Shaniwar Wada

31st Dec 2018
Photo of Shaniwar Wada by Shruti Rajale
Day 1

For a change of time, I wanted to take the trail routes in this historic city of Maratha,i.e; Pune.

The options were many but thanks to my love for old and historic places and the recent Ranvir Singh - Deepika Padukone superhit - Bajirao Mastani rekindled my curiosity and urge to visit the remains of this grand palace in Pune and thus I decided to start my Pune Tour from the historic Shaniwar Wada.

The Shaniwar Wada is very much in the city so reaching there is pretty straightforward. I took a bus and after that, a less than a 5- minute walk and I was at the entry of the historic building's compound. It was all bright and sunny.

Photo of Shaniwar Wada by Shruti Rajale

Now a weekend is not one of the best times if you want to visit a place of interest anywhere in the world, let alone in an over-crowded country like our's so, my visit being on a weekend, I was expecting a fair amount of tourists and was prepared for it. But when I made my way through the ticket counter and to the gate of the Shaniwar Wada, I was pleasantly surprised to find only a handful of tourists. "Have I come too early?", I thought to myself as I tried to guess how heavy the massive Dilli Darwaja that I was staring at (the one below), would be.

Photo of Shaniwar Wada by Shruti Rajale

It was big, had a small opening in one of it's doors to facilitate entry for a smaller number of  people  and a few of their horses may be. The big two halves of the door were huge and would have been opened only to allow the armies to pass through. It was obvious from the big, sharp spikes on the doors that this place was of great significance during its time and so every possible arrangement had been made to thwart any uninvited guests.

Photo of Shaniwar Wada by Shruti Rajale

From the outside, the place doesn't look very big so, when I finally made my way inside through it's century-old but still very strong walls, I was pleasantly surprised to see the courtyard on the other side of the alley that I had taken after the door. Bang in the middle of the cacophony of the city that is Pune, this place was no less than a breath of fresh air. A much-needed something even if you forget its historical aspect for a moment.

Photo of Shaniwar Wada by Shruti Rajale

This is the Khidki Darwaza or the window gate. One of the five main Gates of this palace. My guess is that it was used as a gate to receive messages or things.

As I slowly walked through the lush green park-like garden inside, I noticed that people, locals and tourists alike, have started trickling in. I saw families walking around lazily couples sitting together on the green grass carpet, the kids ran all over the place with one or both of their parents tailing them while I made my way to the other end of the compound.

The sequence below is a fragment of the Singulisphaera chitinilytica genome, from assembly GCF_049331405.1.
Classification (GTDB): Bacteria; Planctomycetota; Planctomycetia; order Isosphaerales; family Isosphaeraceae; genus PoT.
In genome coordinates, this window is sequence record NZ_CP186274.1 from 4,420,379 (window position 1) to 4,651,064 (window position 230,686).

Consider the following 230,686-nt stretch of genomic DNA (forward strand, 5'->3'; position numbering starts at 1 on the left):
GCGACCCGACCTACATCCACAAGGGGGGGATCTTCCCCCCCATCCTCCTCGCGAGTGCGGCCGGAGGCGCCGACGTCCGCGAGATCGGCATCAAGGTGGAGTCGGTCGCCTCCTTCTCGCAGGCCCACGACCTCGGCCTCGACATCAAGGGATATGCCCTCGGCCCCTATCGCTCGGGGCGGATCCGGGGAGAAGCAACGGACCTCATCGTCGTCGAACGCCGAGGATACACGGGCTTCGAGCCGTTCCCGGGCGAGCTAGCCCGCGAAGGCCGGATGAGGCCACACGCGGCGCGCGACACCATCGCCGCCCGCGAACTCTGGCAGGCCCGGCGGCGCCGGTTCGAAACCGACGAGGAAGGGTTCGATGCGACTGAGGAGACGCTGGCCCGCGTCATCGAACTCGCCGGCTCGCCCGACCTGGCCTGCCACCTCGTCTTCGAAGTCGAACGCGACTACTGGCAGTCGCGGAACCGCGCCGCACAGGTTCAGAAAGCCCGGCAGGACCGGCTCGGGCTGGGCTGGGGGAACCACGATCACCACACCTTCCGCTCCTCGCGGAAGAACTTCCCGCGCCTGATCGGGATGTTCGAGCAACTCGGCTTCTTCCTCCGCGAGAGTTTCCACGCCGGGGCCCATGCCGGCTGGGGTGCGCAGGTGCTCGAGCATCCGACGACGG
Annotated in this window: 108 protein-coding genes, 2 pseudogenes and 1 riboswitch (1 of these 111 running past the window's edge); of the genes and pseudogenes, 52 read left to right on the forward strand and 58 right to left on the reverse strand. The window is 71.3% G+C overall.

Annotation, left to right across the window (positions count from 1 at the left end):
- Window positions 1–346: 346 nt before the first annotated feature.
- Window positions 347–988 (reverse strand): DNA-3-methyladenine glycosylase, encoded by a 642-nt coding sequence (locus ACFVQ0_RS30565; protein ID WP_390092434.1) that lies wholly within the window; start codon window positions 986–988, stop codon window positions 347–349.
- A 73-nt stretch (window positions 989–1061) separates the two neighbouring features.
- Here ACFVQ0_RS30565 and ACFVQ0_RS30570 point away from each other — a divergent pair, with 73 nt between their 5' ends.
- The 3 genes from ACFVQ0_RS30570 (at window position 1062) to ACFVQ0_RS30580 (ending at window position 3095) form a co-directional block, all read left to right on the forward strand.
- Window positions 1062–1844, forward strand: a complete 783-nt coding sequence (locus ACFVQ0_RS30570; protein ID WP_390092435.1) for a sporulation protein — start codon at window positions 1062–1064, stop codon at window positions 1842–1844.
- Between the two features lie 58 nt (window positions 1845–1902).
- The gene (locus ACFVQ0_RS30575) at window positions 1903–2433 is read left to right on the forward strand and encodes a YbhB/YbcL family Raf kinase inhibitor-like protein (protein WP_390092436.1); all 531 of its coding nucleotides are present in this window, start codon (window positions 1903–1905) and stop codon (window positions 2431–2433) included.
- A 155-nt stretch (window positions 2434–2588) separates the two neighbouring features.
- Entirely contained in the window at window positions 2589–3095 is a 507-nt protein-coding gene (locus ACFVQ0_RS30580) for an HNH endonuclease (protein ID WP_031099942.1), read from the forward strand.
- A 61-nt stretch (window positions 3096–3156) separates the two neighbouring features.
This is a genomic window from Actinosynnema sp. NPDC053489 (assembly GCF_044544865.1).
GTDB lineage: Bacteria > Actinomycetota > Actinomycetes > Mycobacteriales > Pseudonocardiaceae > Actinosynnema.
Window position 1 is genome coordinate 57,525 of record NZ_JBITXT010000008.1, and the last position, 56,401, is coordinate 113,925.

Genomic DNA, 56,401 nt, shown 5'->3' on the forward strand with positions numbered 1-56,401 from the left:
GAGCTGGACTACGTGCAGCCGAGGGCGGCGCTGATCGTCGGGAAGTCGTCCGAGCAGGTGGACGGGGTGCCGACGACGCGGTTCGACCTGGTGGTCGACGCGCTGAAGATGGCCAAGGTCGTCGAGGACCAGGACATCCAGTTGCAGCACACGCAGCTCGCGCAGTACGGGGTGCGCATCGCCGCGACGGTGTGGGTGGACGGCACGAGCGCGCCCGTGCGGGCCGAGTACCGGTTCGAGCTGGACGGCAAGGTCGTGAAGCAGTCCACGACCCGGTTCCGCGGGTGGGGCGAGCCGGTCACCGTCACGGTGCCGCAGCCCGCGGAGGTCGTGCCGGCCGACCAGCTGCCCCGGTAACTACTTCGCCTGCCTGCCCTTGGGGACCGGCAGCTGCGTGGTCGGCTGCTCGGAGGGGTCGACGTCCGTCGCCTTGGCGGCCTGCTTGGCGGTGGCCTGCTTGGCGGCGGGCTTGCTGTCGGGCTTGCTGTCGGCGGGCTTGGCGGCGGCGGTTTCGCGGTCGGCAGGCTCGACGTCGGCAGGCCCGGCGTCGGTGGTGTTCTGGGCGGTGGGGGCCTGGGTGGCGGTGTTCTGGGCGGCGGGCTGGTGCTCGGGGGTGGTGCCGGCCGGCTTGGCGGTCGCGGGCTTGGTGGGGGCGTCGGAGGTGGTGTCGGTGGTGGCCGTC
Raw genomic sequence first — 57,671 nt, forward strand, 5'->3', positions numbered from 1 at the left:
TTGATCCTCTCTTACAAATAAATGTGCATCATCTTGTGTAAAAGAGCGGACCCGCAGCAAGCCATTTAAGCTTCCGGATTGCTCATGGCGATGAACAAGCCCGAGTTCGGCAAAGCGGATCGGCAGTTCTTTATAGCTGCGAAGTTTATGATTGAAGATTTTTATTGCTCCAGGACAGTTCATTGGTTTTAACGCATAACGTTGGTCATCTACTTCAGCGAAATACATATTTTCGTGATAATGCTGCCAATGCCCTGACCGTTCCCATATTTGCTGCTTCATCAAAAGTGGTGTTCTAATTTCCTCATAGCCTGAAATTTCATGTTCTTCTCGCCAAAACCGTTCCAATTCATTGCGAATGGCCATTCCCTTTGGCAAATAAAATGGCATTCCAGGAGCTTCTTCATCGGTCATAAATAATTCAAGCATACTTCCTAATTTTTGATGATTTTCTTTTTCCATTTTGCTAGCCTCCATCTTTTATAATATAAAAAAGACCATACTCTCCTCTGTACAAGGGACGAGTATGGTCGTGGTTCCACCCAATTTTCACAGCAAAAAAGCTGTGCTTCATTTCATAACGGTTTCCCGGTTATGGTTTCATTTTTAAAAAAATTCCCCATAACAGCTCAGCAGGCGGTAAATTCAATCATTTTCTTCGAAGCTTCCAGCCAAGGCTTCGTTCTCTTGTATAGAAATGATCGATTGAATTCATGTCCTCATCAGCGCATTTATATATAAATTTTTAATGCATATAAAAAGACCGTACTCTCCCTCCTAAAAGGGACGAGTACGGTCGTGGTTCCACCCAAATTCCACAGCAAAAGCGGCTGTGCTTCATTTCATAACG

One of the things I have always been fascinated of a lot of things, of course, is old brick walls so that was exactly where I was heading.

Photo of Shaniwar Wada by Shruti Rajale

The charm of this place only increased for me as I walked to the upper storey of Shaniwar Wada and was able to get a closer look of that place. The intricately designed pillars, the beautiful wood flooring and the equally beautiful sitting area which overlooked the courtyard below; I couldn't help from appreciating their architectural perfection.

Photo of Shaniwar Wada by Shruti Rajale

The Pune residents around this area swear that voices like "Kaka mala vachva" can still be heard on full moon nights and trust me, I definitely have no intentions of finding that out.

There isn't anything that unique here but it is sure a reminder of what existed back then.

Like I said, it was easy to reconstruct this palace in our minds but having done so, I felt terrible about having lost this illustrious and magnificent piece of art and history. However, what remains too, is not well maintained and it is an urge through this post to people to please not litter the place and drop your trash in a proper waste bin and to the authorities even like the PMC and ASI to take care of what is left, be it the litter that seems to be flowing around or the signboards that seem to be knocked out. Even though there maybe nothing there physically, the remnants of what was is enough  to remind people of what was.

Photo of Shaniwar Wada by Shruti Rajale

A I walked out of this magnificent building after spending a good half-day, I couldn't help but imagine how would it had been during the Peshwa-era. When this was the seat of power, when rulers whose names  are written in bold in our history, ruled from here.

It was indeed a wonderful day spent!

Let me know what you think of this place. I would definitely recommend at least one visit.

Photo of Shaniwar Wada by Shruti Rajale

Shaniwar Wada Timings and Entry Ticket Prices:
For Indians- 5 Rupees/-
For Foreigners- 125 Rupees/-

Timings: From Monday to Sunday
                 : 8:00a.m. to 5:30p.m.

Shaniwar Wada Light and Sound Show Booking, Timing and Ticket Price:
Ticket Booking Timing: Everyday 6:30p.m. to 8:30p.m.

Show timing: Marathi: 7:15p.m. to 8:10p.m.
                          : English: 8:15p.m. to 9:10p.m.

Ticket Price for Light and Sound Show- 25 Rupees/-